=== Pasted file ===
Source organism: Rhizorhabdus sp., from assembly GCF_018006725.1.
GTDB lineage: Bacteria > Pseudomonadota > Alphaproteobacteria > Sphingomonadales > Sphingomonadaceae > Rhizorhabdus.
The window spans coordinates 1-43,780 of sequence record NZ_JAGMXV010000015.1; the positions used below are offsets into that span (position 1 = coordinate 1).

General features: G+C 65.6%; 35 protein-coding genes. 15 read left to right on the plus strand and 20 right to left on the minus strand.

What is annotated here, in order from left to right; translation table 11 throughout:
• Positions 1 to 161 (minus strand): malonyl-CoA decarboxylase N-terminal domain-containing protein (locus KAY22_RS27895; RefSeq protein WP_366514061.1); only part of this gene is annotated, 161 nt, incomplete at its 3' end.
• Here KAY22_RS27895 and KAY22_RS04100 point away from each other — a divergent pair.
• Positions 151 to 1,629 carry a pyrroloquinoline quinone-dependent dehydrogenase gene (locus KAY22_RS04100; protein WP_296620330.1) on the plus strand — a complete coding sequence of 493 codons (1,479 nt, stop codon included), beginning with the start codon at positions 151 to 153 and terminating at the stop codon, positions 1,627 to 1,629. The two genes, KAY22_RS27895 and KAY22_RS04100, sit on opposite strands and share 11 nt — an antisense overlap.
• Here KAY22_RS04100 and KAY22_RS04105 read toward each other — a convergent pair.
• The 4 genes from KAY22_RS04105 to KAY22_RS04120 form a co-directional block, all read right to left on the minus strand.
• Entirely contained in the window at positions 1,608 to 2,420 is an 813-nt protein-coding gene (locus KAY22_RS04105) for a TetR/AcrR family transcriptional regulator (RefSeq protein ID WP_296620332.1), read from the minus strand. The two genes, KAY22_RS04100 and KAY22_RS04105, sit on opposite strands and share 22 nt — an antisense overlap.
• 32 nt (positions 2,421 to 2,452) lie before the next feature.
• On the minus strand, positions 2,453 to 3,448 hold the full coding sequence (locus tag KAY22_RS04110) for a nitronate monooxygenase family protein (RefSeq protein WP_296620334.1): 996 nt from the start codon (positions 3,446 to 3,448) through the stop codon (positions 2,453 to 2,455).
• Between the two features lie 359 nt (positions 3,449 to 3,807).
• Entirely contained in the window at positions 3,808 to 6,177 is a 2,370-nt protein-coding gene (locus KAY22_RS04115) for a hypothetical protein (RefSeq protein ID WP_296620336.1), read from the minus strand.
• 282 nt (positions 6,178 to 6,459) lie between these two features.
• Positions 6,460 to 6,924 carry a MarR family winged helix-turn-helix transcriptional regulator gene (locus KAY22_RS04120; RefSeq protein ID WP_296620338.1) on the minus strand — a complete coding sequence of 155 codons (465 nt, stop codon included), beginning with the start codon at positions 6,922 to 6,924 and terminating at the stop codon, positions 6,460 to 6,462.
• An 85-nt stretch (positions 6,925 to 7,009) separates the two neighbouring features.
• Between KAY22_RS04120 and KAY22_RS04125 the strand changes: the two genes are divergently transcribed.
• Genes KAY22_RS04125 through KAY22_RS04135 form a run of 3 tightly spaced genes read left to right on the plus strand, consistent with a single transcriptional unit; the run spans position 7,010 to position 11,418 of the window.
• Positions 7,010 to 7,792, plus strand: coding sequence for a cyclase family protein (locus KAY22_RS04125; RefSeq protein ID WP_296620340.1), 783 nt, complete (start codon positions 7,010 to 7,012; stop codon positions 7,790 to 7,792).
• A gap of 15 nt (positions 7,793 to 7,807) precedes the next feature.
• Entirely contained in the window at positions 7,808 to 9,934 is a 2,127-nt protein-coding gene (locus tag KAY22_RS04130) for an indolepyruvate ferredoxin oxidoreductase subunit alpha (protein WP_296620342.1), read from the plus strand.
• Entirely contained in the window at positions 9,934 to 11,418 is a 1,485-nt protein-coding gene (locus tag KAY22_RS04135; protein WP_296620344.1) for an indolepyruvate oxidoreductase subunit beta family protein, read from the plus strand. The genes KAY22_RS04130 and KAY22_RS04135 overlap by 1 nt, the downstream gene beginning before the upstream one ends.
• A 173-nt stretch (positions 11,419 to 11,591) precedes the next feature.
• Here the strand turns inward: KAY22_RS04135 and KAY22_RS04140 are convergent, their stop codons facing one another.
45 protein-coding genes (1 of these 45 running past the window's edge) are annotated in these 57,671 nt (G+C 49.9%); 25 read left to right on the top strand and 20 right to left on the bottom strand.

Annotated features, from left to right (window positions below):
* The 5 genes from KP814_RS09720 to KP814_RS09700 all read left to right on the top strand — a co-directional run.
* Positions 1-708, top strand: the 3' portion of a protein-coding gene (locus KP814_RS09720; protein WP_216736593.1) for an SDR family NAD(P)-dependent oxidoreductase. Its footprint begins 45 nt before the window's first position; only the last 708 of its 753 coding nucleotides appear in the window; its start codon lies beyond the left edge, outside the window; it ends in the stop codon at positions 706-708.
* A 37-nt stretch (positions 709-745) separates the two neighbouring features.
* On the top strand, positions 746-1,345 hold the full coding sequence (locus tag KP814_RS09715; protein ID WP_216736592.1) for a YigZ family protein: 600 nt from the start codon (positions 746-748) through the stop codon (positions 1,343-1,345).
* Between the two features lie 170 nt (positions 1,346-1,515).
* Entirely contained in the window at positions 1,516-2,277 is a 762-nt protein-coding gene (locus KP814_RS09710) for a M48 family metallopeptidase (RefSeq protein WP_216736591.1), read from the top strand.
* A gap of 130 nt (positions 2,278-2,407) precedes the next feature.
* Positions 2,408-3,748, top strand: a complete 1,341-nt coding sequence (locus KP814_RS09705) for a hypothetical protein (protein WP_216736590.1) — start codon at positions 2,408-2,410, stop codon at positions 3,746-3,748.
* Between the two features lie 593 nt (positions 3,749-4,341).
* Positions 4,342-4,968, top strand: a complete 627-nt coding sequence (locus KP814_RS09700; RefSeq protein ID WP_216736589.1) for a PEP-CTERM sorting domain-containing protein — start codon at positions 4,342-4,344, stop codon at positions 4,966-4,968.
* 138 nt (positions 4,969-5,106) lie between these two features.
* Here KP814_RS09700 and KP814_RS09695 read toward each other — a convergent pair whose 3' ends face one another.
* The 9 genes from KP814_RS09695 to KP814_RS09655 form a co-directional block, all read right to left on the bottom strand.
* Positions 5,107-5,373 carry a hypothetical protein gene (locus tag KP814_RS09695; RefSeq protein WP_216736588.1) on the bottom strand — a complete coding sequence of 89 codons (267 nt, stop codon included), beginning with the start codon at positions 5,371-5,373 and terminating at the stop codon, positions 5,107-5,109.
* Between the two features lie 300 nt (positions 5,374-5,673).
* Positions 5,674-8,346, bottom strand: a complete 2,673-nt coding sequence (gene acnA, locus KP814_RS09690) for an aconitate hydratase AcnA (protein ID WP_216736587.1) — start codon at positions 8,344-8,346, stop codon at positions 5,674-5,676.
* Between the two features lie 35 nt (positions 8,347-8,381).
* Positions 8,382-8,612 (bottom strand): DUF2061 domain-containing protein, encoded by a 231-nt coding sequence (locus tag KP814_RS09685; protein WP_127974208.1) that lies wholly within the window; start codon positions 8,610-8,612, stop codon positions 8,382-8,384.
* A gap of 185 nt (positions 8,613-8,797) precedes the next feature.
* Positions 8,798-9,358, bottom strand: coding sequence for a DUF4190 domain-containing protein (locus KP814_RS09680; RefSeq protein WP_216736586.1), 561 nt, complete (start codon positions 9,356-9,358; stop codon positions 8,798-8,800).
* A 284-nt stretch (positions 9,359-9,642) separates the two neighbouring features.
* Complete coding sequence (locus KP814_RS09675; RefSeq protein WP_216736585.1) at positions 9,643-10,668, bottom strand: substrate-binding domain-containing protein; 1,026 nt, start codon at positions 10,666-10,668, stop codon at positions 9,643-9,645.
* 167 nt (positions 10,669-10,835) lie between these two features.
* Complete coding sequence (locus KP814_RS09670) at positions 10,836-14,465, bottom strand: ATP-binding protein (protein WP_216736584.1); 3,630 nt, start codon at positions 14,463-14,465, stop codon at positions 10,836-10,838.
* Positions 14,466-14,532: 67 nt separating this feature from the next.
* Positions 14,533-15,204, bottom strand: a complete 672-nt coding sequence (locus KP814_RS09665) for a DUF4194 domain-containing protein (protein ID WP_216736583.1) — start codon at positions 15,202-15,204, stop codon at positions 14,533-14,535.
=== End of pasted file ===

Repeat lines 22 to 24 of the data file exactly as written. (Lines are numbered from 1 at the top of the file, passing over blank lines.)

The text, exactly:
• A gap of 15 nt (positions 7,793 to 7,807) precedes the next feature.
• Entirely contained in the window at positions 7,808 to 9,934 is a 2,127-nt protein-coding gene (locus tag KAY22_RS04130) for an indolepyruvate ferredoxin oxidoreductase subunit alpha (protein WP_296620342.1), read from the plus strand.
• Entirely contained in the window at positions 9,934 to 11,418 is a 1,485-nt protein-coding gene (locus tag KAY22_RS04135; protein WP_296620344.1) for an indolepyruvate oxidoreductase subunit beta family protein, read from the plus strand. The genes KAY22_RS04130 and KAY22_RS04135 overlap by 1 nt, the downstream gene beginning before the upstream one ends.